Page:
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Gabriel’s Grocery Store reviewed

Jonathan Schofield learns Gabriel’s Kitchen is to close, but the Store is here to stay

Written by . Published on February 21st 2011.


Gabriel’s Grocery Store reviewed

So there was no time on Saturday to get a leg of lamb; then there was football on Sunday blocking out the morning. The roast dinner was in jeopardy.

Its breakfasts are up there with the best in Manchester. The coffee is too. If you’re in Chorlton, even on a Sunday, it makes for a cracking cafe stop-off.

Normally it would be leg of lamb, or a rib of beef, but the only meat purveyor within walking distance open on a Sunday is a Tesco Metro. I really didn’t want a £3.50 reconstituted battery chicken assembled from various parts.

There was only one choice: a late afternoon all day breakfast of great size and loveliness from a trusted supplier.

The logic went like this. If you can’t enjoy the greatest gift to food from Britain then go for the next best. And since it was going to be an all boy family Sunday, sons and father, then as long as there was a large amount of food including lots of meat we’d be happy.

The trusted supplier was Peter Booth. I’d only been to his newish Chorlton fooderie Gabriel’s Grocery Store, once before. On that coffee occasion I’d read the menu’s breakfast description, and a deep yearning had settled in.

Booth under his Modern Caterer company runs the wonderful Whitworth Art Gallery caff, the catering in the fabulous International Anthony Burgess Foundation and will soon be commanding large scale catering at Jodrell Bank. His first independent venture Gabriel’s Kitchen is also well-loved in the city. Sadly it’s not long for this world - more of that later.

The Grocery Store is all about the catering. The shop stocks fruit, veg, and a bottled and packaged range of food and drink, but it’s limited. There’s not enough critical mass to fulfil a determined shop.

So the menu is all important. There are specials plus little stars such as a soft boiled egg and soldiers (£2.50), hot porridge, sultanas and honey (£3), brushetta of chilli beetroot and Wensleydale (£5.50), chargrilled rib eye steak (from Mettrick’s butchers in Glossop) for £9. The children’s menu comes contains such things as sausage, bubble and squeak and chocolate and almond brownie with organic cordial for £5.50.The fourteen year old and I went for the ‘Full English’ (£6.50) – our alternative Sunday roast.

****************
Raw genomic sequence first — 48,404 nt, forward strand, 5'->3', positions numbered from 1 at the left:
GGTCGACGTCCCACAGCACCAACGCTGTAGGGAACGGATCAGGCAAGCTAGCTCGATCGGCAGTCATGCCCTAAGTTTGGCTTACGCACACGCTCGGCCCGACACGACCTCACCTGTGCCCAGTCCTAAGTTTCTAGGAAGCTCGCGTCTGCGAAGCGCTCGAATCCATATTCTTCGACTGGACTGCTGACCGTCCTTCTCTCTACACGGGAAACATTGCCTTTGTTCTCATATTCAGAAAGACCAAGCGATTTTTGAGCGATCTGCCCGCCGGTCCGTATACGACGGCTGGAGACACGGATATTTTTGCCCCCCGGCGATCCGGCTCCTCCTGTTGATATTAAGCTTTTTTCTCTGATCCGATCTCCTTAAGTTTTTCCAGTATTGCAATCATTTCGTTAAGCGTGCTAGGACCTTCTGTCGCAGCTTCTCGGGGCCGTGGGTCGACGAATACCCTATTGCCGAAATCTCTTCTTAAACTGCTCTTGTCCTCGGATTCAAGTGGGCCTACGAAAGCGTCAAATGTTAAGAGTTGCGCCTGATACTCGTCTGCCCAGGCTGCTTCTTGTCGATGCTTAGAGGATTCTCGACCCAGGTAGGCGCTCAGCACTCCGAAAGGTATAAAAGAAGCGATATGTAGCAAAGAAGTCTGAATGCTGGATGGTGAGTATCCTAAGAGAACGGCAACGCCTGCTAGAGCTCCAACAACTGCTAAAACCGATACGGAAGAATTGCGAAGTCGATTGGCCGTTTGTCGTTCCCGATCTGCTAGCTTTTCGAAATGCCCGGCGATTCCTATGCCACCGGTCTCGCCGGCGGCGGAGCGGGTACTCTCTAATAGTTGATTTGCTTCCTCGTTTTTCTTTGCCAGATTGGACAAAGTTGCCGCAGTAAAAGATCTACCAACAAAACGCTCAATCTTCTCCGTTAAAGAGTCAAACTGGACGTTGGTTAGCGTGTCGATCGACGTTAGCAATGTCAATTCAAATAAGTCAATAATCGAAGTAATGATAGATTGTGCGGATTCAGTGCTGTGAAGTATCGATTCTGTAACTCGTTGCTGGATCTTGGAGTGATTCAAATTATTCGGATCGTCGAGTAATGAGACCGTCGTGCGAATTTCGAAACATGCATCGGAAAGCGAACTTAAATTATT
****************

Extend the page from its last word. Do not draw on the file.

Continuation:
I’ll mark the components out of ten. Dry cure bacon (8/10), pork sausage (7/10), black pudding (9/10), runny egg (9/10), sautéed potatoes (4/10), potato wedges (5/10), mushrooms (8/10), beans (8/10), fried bread (8/10). Mix the individual elements with the sheer joy of the gooey, mixed together messy delight and the collation was a proper winner. The bacon and the black pudding were top of the bill.

The ten year old had the American pancakes which came with crispy dry cured streaky bacon and maple syrup (£5). “Looks good,” I said. “Um,” he said. “Don’t lick the bowl, it’s bad manners,” I said looking back a minute later as the lad polished it off. “That was delicious, couldn’t help it,” he said.

I managed to steal some of the pancakes off him. He was right, the heavy sweet American pancake danced a jig with the superb bacon and the glorious maple syrup. A chocolate and almond brownie as dessert maintained the standard: the cakes are of a high standard.

For drinks the boys had Fentiman’s Dandelion and Burdock (Booth should really get in the better Fitzpatrick’s Herbal Health version from Rawtenstall) and freshly squeezed orange juice. I had lemonade and then a coffee. The latter was smooth, non-bitter. Exceptional.